Coelophysis (/sɛˈlɒfɪsɪs/ seh-LOF-ih-sis traditionally; /ˌsɛlˈfsɪs/ SEL-o-FY-sis or /ˌslˈfsɪs/ SEE-lo-FY-sis, as heard more commonly in recent decades[5]) is an extinct genus of coelophysid theropod dinosaur that lived approximately 216 to 196 million years ago during the latter part of the Triassic Period in what is now the southwestern United States[6] and also in South Africa and Zimbabwe.[7]

Temporal range: Late TriassicEarly Jurassic, 216–196 Ma
Coelophysis bauri mount.jpg
Mounted skeleton at the Cleveland Museum of Natural History
Scientific classification e
Kingdom: Animalia
Phylum: Chordata
Clade: Dinosauria
Clade: Saurischia
Clade: Theropoda
Family: Coelophysidae
Genus: Coelophysis
Cope, 1889
Type species
Coelophysis bauri
Cope, 1887
Genus synonymy
Synonyms of C. bauri
  • Coelurus bauri
    Cope, 1887
  • Tanystropheus bauri
    (Cope, 1887)
  • Coelurus longicollis
    Cope, 1887
  • Tanystropheus longicollis
    (Cope, 1887)
  • Coelophysis longicollis
    (Cope, 1887)
  • Longosaurus longicollis
    (Cope, 1887)
  • Tanystropheus willistoni
    Cope, 1887
  • Coelophysis willistoni
    (Cope, 1887)
  • Rioarribasaurus colberti
    Hunt & Lucas, 1991

Coelophysis was a small, slenderly-built, ground-dwelling, bipedal carnivore, that could grow up to 3 m (9.8 ft) long. It is one of the earliest known dinosaur genera. Scattered material representing similar animals has been found worldwide in some Late Triassic and Early Jurassic formations.

The type species C. bauri, originally given to the genus Coelurus by Edward Drinker Cope in 1887, was described by the latter in 1889. The names Longosaurus and Rioarribasaurus are synonymous with Coelophysis. Another dinosaur genus, Megapnosaurus, has also been considered to be a synonym. This primitive theropod is notable for being one of the most specimen-rich dinosaur genera.

History of discoveryEdit

The famed Coelophysis quarry of Ghost Ranch, as it appears in 2019.

Named in 1887, the type species of Coelophysis was originally named as a species of Coelurus.[8] Edward Drinker Cope first named Coelophysis in 1889 to name a new genus, outside of Coelurus and Tanystropheus to which C. bauri was previously classified in for C. bauri, C. willistoni and C. longicollis.[9] An amateur fossil collector working for Cope, David Baldwin, had found the first remains of the dinosaur in 1881 in the Chinle Formation in northwestern New Mexico.[10] Early in 1887, Cope referred the specimens collected to two new species, C. bauri and C. longicollis of the genus Coelurus. Later in 1887 Cope reassigned the material to a yet another genus, Tanystropheus. Two years later, Cope corrected his classification after realizing differences in the vertebrae, and named Coelophysis, with C. bauri as the type species,[9] which was named for Georg Baur, a comparative anatomist whose ideas were similar to Cope's.[10][11] The name Coelophysis comes from the Greek words κοῖλος/koilos (meaning 'hollow') and φύσις/physis (meaning 'form'), thus "hollow form" which is a reference to its hollow vertebrae.[9][12] However, these first finds were too poorly preserved to give a complete picture of this new dinosaur. In 1947, a substantial 'graveyard' of Coelophysis fossils was found by George Whitaker, the assistant of Edwin H. Colbert, in New Mexico, at the Ghost Ranch, close to the original find. American Museum of Natural History paleontologist Edwin H. Colbert conducted a comprehensive study[13] of all the fossils found up to that date and assigned them to Coelophysis. The Ghost Ranch specimens were so numerous, including many well-preserved and fully articulated specimens, that one of them has since become the diagnostic, or type specimen, for the entire genus, replacing the original, poorly preserved specimen.[14]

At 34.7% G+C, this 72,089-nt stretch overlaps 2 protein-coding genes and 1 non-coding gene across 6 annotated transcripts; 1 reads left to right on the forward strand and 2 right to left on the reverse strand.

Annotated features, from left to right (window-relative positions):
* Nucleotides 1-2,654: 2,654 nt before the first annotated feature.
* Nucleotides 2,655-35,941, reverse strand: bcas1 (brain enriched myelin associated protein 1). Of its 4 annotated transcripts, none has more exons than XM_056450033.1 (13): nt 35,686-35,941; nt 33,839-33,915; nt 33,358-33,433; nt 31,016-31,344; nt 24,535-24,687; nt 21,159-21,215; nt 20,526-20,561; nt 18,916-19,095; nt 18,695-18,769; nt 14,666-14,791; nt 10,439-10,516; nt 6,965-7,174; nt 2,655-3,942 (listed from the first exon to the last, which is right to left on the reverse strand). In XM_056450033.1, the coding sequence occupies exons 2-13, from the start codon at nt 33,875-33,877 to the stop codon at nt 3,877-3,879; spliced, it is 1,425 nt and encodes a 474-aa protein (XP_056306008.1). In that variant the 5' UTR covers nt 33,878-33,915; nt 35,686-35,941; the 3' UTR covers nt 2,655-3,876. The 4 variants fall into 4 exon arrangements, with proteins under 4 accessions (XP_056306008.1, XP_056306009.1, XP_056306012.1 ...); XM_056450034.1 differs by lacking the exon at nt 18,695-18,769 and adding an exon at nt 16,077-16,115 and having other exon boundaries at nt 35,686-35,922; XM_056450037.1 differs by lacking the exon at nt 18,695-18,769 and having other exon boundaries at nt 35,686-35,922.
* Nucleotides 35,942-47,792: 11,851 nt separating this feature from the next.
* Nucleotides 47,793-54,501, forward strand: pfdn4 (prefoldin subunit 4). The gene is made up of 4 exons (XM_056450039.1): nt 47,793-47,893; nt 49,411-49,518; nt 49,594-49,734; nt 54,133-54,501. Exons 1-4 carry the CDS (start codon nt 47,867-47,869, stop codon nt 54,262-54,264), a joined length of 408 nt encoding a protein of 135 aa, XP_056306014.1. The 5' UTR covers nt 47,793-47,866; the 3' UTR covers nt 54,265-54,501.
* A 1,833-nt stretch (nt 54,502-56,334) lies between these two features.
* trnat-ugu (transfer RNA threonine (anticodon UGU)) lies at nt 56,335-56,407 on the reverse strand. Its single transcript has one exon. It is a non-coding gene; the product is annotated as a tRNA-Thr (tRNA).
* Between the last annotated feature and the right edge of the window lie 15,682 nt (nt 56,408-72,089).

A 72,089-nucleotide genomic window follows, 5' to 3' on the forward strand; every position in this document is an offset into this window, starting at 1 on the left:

Two Ghost Ranch specimens preserved together, including the neotype, AMNH

"Syntarsus" rhodesiensis was first described by Raath (1969) and assigned to Podokesauridae.[15] The taxon "Podokesauridae", was abandoned since its type specimen was destroyed in a fire and can no longer be compared to new finds. Over the years paleontologists assigned this genus to Ceratosauridae (Welles, 1984), Procompsognathidae (Parrish and Carpenter, 1986) and Ceratosauria (Gauthier, 1986). In 2004 "Syntarsus" was found synonymous with Coelophysis by Tykoski and Rowe (2004). Ezcurra and Novas (2007) and Ezcurra (2007) also concluded that "Syntarsus" was synonymous with Coelophysis, which is the current scientific consensus.[16]


Size of C. bauri compared to a human

Coelophysis is known from a number of complete fossil skeletons of the species C. bauri, which was a lightly built dinosaur which measured up to 3 metres (9.8 ft) in length[17] and which was more than a meter tall at the hips. Paul (1988) estimated the weight of the gracile form at 15 kg (33 lb), and the weight of the robust form at 20 kg (44 lb).[18] Coelophysis was a bipedal, carnivorous, theropod dinosaur that was a fast and agile runner.[19] Despite being an early dinosaur, the evolution of the theropod body form had already advanced greatly from creatures like Herrerasaurus and Eoraptor. The torso of Coelophysis conforms to the basic theropod body shape, but the pectoral girdle displays some interesting special characteristics: C. bauri had a furcula (wishbone), the earliest known example in a dinosaur. Coelophysis also preserves the ancestral condition of possessing four digits on the hand (manus). It had only three functional digits, the fourth embedded in the flesh of the hand.[20]